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Clinton Seeks $1.1 Billion to Fight Terror

Security: Proposed package includes new screening devices for airline cargo and passengers, plus hiring or transfer of 500 FBI agents.


WASHINGTON — President Clinton on Monday proposed $1.1 billion in new spending to tighten airline security and fight global terrorism.

The request to Congress ties together a number of long-standing anti-terror initiatives and a list of recommendations from a commission formed in the aftermath of the July 17 explosion of TWA Flight 800 to find ways to make air travel safer.

Among the items in the package are sophisticated new screening devices for airline passengers and cargo and the hiring or transfer of as many as 500 FBI agents to deter and investigate domestic terrorism.

"We know we can't make the world risk-free, but we can reduce the risk we face, and we have to take the fight to the terrorists," Clinton said at an Oval Office ceremony at which he accepted the recommendations of the aviation-safety panel. "If we have the will, we can find the means."

The $1.1-billion package has two primary components--$429 million in spending for aviation security urged by the commission headed by Vice President Al Gore and $667 million in anti-terrorism spending at a variety of federal agencies, from the CIA to the Immigration and Naturalization Service.

Among the recommended items in the package:

* Purchase of 54 computed tomography systems for screening airline baggage and 25 high-technology machines for detecting explosives ($91.1 million).

* Acquire 410 "trace detectors" for scanning carry-on baggage. These machines can detect minute amounts of explosives on the surfaces of laptop computers, cellular phones and other items ($37.8 million).

* Hire 140 additional U.S. Customs Service inspectors to screen outgoing passengers and cargo ($26.6 million).

* Increase FBI staffing devoted to investigations of potential terrorism and protection of critical U.S. facilities ($91.7 million).

* Fund 114 bomb-sniffing dog teams for use at U.S. airports ($8.9 million).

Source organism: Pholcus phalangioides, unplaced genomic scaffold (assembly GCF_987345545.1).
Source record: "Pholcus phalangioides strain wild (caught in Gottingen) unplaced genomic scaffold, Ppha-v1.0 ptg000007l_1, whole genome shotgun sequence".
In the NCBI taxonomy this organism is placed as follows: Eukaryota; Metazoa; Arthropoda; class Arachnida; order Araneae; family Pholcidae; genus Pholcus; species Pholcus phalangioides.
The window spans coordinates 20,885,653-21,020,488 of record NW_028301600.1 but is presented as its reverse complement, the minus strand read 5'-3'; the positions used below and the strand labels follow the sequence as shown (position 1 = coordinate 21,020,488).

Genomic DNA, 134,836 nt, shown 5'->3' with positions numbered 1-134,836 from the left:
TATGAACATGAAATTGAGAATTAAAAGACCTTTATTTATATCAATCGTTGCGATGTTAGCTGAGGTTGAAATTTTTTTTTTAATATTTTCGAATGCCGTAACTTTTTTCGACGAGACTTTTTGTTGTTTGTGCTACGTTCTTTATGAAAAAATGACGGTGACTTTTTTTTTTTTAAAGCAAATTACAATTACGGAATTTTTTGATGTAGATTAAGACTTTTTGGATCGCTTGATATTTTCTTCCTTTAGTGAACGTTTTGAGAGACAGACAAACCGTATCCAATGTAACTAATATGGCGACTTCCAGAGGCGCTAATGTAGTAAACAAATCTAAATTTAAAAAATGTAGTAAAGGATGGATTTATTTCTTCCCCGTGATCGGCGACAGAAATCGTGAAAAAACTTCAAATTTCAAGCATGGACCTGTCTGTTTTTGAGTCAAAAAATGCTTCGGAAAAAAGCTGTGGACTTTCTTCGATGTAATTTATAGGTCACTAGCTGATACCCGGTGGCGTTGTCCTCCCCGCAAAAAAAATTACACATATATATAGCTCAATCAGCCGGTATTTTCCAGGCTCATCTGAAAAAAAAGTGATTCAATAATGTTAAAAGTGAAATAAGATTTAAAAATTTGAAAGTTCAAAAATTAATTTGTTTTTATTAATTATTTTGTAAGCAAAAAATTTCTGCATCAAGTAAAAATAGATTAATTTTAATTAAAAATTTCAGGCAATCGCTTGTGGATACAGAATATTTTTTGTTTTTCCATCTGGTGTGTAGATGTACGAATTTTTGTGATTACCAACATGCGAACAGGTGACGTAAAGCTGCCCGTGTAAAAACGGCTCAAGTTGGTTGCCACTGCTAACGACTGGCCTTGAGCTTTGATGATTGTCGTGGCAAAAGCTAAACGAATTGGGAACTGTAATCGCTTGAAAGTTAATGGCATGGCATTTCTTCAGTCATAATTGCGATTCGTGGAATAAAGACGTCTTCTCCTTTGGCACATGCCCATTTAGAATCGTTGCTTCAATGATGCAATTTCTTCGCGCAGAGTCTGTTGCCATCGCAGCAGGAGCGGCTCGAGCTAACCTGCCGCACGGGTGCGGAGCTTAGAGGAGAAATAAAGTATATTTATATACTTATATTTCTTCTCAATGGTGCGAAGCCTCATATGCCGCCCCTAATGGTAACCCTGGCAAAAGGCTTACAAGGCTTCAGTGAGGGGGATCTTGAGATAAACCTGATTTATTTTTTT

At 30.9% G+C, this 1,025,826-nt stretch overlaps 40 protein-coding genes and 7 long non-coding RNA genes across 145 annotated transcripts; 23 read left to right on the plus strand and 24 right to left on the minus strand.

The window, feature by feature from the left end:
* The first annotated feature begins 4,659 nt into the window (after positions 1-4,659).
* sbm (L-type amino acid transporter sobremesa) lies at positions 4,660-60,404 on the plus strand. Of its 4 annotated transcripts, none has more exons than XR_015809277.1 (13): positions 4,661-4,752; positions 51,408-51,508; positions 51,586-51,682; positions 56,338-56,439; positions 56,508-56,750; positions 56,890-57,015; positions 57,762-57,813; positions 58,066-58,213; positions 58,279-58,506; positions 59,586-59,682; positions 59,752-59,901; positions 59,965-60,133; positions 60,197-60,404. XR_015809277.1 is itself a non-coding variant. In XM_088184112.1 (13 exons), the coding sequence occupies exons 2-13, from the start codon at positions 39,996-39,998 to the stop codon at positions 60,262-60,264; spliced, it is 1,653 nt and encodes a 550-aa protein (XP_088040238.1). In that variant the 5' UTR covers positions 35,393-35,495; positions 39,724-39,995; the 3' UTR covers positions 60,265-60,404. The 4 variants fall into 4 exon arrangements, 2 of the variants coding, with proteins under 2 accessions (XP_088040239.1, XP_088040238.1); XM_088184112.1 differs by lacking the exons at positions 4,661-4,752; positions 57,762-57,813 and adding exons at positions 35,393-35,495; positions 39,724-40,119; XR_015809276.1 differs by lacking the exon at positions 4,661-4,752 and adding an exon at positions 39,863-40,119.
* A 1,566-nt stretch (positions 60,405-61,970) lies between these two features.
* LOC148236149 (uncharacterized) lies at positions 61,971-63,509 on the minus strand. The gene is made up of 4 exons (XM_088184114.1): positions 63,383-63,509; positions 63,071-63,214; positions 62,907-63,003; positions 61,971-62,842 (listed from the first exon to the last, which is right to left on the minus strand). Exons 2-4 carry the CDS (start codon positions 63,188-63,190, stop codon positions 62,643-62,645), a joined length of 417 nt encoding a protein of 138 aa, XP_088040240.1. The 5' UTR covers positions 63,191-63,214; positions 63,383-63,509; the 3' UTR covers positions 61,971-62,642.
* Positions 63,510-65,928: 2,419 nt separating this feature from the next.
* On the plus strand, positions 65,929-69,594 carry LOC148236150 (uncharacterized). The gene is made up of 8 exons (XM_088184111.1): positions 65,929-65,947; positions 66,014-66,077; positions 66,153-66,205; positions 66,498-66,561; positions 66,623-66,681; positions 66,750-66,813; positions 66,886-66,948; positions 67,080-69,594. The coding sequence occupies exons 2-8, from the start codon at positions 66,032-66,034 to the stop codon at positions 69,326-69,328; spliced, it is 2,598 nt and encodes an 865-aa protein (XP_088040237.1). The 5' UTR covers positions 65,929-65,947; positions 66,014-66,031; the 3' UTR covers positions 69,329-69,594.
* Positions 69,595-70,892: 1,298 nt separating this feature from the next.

"We find that in improving aviation security, there is no silver bullet or single magic answer," Gore said during the ceremony. "There is no single technology process or change in procedure which by itself will address the security challenges that we face. So we're presenting a combination of approaches, some high-tech, some low-tech, even some no-tech."

The Gore panel also recommended the immediate imposition of security checks for all airline employees with access to aircraft, baggage and airport security systems. Earlier efforts to require such background checks met resistance from civil liberties groups and failed to win congressional approval.

The anti-terrorism components of the $1.1-billion package are a grab-bag of requests--including $260 million to pay for the relocation of U.S. troops in Saudi Arabia to more secure facilities and to protect American military installations elsewhere from terrorist threats.

The Pentagon requested the funds after the June bombing of the Air Force barracks at Khobar in eastern Saudi Arabia.

Also included are requested funds for security upgrades at U.S. embassies and missions overseas; additional measures to protect federal museums, parks and monuments; enhanced INS surveillance of smugglers; and expansion of the CIA's Counter-Terrorism Center and hiring of a "significant" number of spies to gather information on potential terrorists abroad.

Clinton asked Congress to act before it adjourns for the session in October.

"Terrorists don't wait and neither should we," the president said.

White House aides said that most of the funds were being requested in the budget for the fiscal year beginning Oct. 1 and that the money would have to come from existing defense, intelligence or domestic discretionary spending.

Although the Republican-led Congress is likely to approve previously requested funds for securing U.S. military installations overseas and hiring additional CIA and FBI agents, lawmakers may balk at some of the other requests, arguing that local airport authorities or commercial airlines should pick up more of the cost of flight safety.

Congress is not expected to approve the entire package before its scheduled adjournment, thus handing Clinton a likely public-relations victory just weeks before the presidential election.

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